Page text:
15min:
FOURIER TRANSFORM MICROWAVE SPECTRUM OF N2-(CH2)2O.

YOSHIYUKI KAWASHIMA, Department of Applied Chemistry, Faculty of Engineering, Kanagawa Institute of Technology, Atsugi, Kanagawa 243-0292, JAPAN; EIZI HIROTA, The Graduate University for Advanced Studies, Hayama, Kanagawa 240-0193, JAPAN.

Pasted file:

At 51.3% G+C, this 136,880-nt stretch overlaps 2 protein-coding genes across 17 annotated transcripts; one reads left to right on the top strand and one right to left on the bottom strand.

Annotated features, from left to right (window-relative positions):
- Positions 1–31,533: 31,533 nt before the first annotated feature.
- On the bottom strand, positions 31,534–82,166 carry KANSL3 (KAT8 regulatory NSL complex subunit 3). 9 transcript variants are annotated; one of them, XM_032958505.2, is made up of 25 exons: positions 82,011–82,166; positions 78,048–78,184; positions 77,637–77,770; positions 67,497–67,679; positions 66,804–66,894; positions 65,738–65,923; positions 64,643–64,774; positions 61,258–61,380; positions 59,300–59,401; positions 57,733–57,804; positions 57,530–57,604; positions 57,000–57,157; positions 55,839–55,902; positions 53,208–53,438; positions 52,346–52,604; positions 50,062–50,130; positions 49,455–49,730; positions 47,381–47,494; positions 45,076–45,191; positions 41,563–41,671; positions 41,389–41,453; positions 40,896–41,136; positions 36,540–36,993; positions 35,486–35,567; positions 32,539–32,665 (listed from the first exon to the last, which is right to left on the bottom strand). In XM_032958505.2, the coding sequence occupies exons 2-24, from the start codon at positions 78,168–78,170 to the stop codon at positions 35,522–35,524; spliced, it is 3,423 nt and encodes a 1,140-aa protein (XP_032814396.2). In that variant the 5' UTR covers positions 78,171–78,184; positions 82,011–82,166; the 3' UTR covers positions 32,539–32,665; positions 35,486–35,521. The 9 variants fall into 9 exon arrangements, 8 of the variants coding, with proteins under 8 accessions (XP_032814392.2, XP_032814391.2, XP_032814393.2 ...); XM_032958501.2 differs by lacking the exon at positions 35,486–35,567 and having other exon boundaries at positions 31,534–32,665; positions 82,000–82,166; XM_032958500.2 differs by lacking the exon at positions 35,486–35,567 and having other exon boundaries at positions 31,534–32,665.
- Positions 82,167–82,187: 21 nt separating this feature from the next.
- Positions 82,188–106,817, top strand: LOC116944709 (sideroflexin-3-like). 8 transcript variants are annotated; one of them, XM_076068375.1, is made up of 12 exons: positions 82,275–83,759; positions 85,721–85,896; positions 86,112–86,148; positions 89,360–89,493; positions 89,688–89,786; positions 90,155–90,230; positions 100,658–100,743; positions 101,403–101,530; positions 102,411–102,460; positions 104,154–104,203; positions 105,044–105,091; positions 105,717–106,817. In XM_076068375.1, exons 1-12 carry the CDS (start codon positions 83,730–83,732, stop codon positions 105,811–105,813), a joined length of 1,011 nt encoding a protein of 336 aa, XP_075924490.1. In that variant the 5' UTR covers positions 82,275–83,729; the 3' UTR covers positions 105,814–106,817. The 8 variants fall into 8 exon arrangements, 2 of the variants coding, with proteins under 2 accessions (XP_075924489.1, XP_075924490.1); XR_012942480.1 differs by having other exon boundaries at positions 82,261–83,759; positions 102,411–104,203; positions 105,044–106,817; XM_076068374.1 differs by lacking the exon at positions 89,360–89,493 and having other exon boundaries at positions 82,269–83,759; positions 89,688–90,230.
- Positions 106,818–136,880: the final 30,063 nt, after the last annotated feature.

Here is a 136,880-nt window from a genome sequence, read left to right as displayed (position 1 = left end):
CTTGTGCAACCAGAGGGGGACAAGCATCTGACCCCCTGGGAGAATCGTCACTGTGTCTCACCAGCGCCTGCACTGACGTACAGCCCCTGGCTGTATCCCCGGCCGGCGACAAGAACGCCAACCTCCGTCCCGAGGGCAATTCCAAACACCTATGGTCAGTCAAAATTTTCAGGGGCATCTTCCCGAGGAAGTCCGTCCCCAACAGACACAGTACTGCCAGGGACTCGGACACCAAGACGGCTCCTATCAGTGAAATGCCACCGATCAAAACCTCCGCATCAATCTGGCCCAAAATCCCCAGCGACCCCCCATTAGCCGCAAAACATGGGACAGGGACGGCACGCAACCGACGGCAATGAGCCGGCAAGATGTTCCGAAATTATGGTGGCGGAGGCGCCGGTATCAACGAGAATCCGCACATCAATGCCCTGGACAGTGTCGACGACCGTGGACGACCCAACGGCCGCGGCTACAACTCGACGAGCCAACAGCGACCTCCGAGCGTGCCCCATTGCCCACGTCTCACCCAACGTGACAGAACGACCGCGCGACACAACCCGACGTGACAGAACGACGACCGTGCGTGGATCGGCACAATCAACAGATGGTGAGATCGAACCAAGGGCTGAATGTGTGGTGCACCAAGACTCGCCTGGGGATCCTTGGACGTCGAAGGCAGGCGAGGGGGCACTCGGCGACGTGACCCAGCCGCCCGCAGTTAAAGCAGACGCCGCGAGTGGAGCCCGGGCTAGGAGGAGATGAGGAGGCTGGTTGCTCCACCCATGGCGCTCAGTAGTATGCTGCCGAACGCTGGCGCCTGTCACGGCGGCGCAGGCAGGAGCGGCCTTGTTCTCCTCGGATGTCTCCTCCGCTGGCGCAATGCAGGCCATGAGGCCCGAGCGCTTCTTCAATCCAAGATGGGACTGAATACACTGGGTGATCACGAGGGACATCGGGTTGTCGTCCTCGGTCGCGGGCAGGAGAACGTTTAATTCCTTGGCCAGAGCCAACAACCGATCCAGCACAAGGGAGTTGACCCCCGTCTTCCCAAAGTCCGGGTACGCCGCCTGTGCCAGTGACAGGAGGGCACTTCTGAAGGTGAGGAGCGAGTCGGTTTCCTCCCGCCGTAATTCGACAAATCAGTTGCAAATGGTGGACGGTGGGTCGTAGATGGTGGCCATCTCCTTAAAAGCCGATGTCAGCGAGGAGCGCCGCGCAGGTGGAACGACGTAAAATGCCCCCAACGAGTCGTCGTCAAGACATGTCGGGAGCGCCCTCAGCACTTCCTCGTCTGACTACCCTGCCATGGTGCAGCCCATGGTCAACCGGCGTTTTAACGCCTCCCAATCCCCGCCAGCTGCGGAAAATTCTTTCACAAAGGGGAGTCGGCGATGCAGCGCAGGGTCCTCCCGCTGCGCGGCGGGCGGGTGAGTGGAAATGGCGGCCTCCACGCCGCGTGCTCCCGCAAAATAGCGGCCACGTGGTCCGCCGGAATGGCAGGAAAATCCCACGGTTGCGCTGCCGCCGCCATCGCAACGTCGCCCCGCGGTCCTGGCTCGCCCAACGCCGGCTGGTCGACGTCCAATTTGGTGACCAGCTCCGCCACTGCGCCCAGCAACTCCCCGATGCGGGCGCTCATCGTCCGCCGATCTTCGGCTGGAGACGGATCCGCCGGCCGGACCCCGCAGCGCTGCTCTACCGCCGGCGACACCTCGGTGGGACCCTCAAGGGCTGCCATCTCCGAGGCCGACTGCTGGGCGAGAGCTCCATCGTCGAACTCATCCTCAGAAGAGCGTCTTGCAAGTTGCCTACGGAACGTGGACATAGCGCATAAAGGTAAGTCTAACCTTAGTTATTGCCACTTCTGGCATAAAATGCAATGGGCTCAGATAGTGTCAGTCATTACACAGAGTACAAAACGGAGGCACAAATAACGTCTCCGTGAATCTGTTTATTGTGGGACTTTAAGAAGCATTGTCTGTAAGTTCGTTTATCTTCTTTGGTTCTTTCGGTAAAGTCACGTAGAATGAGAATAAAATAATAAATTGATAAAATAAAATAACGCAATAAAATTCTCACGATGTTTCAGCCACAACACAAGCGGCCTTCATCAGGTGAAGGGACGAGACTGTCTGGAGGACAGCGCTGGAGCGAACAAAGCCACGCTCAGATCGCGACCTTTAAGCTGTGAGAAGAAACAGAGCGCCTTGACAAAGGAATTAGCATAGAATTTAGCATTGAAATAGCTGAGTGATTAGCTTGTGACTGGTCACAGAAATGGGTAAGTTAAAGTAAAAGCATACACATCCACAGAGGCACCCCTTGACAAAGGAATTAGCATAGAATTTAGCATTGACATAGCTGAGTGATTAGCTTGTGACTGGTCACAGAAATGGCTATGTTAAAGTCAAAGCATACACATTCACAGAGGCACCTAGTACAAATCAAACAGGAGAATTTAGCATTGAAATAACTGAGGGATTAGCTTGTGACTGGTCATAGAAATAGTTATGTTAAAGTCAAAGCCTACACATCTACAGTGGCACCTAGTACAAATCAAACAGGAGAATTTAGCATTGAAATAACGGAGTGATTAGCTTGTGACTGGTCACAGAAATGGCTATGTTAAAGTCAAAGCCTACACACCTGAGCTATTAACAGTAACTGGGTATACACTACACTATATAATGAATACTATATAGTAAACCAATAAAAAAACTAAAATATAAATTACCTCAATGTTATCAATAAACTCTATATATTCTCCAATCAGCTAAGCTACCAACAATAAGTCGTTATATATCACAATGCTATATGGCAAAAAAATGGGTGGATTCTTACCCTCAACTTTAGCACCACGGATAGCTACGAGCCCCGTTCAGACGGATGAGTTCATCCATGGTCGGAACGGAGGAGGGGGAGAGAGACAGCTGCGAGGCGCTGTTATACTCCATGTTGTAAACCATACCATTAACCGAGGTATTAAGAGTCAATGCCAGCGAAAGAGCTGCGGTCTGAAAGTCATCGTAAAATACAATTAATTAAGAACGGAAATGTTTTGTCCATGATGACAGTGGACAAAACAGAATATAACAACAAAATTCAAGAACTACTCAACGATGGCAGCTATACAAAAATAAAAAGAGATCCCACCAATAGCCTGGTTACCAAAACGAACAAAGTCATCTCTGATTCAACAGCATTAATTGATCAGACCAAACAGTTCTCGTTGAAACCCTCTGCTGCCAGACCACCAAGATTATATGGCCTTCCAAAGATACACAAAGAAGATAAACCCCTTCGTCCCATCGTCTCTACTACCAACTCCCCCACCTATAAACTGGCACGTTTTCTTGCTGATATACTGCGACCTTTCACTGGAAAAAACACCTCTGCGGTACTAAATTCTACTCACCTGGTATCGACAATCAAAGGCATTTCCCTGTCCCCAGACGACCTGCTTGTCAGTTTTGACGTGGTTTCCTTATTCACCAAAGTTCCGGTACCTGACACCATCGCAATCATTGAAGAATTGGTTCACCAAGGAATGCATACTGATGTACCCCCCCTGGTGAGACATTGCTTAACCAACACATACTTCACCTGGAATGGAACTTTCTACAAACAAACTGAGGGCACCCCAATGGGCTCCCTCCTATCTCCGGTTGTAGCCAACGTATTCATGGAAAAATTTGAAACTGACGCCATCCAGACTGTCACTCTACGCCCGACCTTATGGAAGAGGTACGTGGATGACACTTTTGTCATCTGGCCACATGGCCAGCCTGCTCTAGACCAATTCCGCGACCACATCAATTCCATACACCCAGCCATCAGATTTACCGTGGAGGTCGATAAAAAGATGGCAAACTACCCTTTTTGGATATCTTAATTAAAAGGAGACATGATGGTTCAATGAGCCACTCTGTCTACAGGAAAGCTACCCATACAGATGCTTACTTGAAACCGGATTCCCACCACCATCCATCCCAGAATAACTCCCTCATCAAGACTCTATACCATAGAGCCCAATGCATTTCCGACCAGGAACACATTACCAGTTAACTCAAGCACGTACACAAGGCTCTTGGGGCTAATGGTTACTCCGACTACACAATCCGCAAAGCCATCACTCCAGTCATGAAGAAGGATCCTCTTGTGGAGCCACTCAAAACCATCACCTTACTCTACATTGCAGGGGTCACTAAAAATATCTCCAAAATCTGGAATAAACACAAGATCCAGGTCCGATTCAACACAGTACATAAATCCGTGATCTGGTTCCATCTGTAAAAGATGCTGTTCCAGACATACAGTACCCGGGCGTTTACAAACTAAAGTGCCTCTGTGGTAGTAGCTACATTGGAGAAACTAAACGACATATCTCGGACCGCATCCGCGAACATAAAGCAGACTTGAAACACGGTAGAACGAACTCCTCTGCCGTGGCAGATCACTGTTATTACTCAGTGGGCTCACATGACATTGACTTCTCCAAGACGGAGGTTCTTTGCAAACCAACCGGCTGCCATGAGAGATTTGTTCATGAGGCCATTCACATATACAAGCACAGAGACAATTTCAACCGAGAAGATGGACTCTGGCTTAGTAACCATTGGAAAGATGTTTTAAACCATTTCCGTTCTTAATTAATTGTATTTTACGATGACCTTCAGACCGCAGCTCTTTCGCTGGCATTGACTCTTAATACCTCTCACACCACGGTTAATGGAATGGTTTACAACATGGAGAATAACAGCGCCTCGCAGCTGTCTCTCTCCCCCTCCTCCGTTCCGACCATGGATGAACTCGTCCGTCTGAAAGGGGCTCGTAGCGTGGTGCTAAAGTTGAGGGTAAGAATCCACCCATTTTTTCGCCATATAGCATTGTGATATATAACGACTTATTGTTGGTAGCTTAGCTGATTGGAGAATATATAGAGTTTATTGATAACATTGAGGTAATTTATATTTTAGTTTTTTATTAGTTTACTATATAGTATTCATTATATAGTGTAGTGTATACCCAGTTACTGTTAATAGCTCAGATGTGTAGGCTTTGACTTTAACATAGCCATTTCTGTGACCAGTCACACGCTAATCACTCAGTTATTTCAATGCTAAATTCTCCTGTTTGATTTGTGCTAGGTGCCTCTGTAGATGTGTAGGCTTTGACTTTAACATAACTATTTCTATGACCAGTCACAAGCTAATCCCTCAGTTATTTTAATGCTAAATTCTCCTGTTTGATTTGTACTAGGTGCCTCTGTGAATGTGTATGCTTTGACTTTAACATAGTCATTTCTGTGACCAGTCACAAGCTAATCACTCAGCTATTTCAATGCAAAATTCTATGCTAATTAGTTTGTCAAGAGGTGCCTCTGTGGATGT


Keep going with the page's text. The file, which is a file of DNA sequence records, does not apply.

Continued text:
We have investigated the van der Waals complexes consisting of the one from each of the two groups: (Rg, CO, N2 or CO2) and (dimethyl ether, dimethyl sulfide, ethylene oxide or ethylene sulfide), by using Fourier transform microwave spectroscopy supplemented by ab initio MO calculations, in order to understand the dynamical behavior of van der Waals complexes and to obtain information on the potential function to internal motions in complexes. One example of the N2 complex was included: N2-dimethyl ether, for which we reported a preliminary result. In the present study we focused attention to the N2-EO (ethylene oxide) complex. We have detected two sets of strong-weak pairs rotational spectra for the 15N2-EO, and, because the complex was a very near prolate symmetric-top molecule with the asymmetric parameter ~ -0.9998, have analyzed them using the asymmetric-rotor program of S-reduction, with the standard deviation of 20 kHz or so. The spectra of 14N2-EO were similar, although they were split into hyperfine components due to the nuclear quadrupole coupling of the two nitrogen atoms. The relative intensities of the four sets of the spectra were consistent with the assignment that the four sets of the rotational spectra were due to the four eigenstates created by the exchange of the two nitrogen atoms of the N2 and the two methylene groups of the EO. Two isomers were then expected to exist for 15NN-EO, one with 15N in the inner and the other in the outer position, and in fact the spectra of such isomers were observed, accompanied by one weaker set. We have observed an interesting correlation among some of the molecular parameters: A, DJK and DK, for the two pairs of the spectra. These perturbing effects cannot be ascribed to the first-order Coriolis interaction between the two states under consideration, but are probably caused by a combined effect of the two internal motions: exchanges of the equivalent atoms and/or groups in, or internal rotations of, N2 and EO.